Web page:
We’re here at the Claremont Colleges for the DHarmony event hosted by the Digital Humanities at Claremont Colleges. Craig Dietrich, Scalar’s own Info Design Director, and the Director of the Digital Humanities Studio at the Claremont Colleges, Ashley Sanders, Digital Scholarship Coordinator for the Claremont Colleges Library, and Daniel Chamberlin, Director, Center for Digital Liberal Arts at Occidental College, will be introducing many eager faculty, staff, and students here to tools and methodologies in DH. What a fitting way to celebrate Day of DH!
Duke University Press and NYU’s Hemispheric Institute of Performance and Politics Collaborate on Scalar Projects
Duke University Press has just announced the launch of two new Scalar works published in collaboration with the Hemispheric Institute of Performance and Politics at New York University.
Dancing with the Zapatistas, edited by Diana Taylor and Lorie Novak, explores the history, culture and life of Zapatistas through essays, photo essays, interviews, as well as spoken word and theatrical performances. The work offers insights into the workings of the Zapatista Council on Good Government; the murals in the Caracoles; the Escuelita; Subcomandante Marcos; and Zapatista music and celebrations.
What is Performance Studies?, edited by Diana Taylor and Marcos Steuernagel, seeks to explore the depths of the field by posing the title’s question to thirty leading scholars from seven different countries throughout the Americas and then documenting their answers. The book features video interviews, transcribed, translated, and subtitled into English, Spanish, and Portuguese, accompanied by short essays.
See more from Duke University Press, here.
Today’s a great day for digital research and scholarship in the humanities. The National Endowment for the Humanities and the Andrew W. Mellon Foundation today announced a new joint fellowship opportunity to support high-quality “born digital” research in the humanities. Co-sponsored by the NEH Office of Digital Humanities, NEH Division of Research, and the Mellon Foundation’s Scholarly Communications Program, this new set of fellowships -the NEH-Mellon Fellowships for Digital Publication– are intended to encourage scholars engaged in humanities research that will lead to a digital publication. Eligible projects must be conceived as digital; the nature of the research and the topics addressed must demand presentation beyond traditional print publication. “Successful projects,” according to Brett Bobley, Director of the NEH’s Office of Digital Humanities, “will likely incorporate visual, audio, and/or other multimedia materials or flexible reading pathways that could not be included in traditionally published books.” In other words, the NEH and Mellon are looking for projects exactly like those conceived, composed and constructed in Scalar!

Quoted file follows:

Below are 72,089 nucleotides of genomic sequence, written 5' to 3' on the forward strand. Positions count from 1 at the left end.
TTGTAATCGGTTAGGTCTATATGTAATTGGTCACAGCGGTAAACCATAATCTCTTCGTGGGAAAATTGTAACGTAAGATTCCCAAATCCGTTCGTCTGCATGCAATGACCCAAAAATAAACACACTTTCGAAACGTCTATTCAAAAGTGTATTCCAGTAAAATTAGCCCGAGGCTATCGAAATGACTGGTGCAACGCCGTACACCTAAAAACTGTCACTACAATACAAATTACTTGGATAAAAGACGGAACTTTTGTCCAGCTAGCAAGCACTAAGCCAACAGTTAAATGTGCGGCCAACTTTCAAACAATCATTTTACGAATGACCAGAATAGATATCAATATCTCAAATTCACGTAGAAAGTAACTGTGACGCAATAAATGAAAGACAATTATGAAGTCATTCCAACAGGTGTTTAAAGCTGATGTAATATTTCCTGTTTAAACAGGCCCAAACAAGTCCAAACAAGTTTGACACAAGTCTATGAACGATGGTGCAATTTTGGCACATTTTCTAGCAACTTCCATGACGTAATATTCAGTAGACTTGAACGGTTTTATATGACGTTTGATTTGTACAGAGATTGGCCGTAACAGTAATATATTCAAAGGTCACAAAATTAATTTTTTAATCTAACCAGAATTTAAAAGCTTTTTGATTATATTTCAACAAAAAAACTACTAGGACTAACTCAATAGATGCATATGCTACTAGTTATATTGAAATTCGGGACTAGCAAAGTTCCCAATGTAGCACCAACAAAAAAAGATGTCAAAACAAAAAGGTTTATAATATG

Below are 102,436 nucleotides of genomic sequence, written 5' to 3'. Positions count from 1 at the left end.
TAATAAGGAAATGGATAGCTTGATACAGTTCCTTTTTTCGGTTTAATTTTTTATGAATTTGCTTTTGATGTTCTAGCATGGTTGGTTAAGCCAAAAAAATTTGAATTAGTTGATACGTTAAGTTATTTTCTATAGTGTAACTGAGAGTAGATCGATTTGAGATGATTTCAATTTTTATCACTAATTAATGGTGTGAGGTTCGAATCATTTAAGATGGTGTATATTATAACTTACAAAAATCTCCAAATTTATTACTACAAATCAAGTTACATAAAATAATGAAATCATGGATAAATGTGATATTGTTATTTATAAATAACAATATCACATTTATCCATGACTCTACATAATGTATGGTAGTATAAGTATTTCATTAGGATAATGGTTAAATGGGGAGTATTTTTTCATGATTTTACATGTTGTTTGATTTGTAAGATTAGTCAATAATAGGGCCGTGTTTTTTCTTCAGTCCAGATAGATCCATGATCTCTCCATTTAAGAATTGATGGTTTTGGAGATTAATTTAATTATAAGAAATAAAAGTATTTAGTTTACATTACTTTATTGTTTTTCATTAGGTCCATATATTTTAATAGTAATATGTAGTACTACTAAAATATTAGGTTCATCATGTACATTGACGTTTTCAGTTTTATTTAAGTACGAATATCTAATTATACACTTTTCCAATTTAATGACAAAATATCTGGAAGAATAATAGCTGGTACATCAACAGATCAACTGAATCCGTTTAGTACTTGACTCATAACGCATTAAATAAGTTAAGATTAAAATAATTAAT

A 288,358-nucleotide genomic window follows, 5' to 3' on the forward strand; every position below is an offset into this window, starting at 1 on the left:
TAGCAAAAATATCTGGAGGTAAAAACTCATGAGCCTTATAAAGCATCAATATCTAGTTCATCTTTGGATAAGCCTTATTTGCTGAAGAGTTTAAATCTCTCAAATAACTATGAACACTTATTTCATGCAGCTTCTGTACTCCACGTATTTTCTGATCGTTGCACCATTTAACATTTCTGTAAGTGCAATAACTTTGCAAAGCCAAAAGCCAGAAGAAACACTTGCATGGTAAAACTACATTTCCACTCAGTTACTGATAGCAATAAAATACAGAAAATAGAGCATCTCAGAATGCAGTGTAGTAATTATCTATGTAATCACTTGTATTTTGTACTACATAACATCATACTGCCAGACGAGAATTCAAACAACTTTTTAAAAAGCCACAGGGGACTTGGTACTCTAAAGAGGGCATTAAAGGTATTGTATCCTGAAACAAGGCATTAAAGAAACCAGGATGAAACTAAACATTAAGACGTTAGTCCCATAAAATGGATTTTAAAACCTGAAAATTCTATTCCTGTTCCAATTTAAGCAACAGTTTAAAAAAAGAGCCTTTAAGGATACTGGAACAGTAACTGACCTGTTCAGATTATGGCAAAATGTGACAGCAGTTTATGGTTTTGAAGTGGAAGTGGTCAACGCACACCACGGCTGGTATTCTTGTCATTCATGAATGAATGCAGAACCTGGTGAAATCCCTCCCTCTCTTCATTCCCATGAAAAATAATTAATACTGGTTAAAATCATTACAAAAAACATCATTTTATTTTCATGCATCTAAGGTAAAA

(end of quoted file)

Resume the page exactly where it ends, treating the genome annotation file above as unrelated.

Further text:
NEH-Mellon Fellowships for Digital Publication are designed for individual researchers and scholars and support continuous full-time work for a period of six to twelve months. Successful applicants receive a stipend of $4,200 per month, with a maximum stipend of $50,400 for a twelve-month period.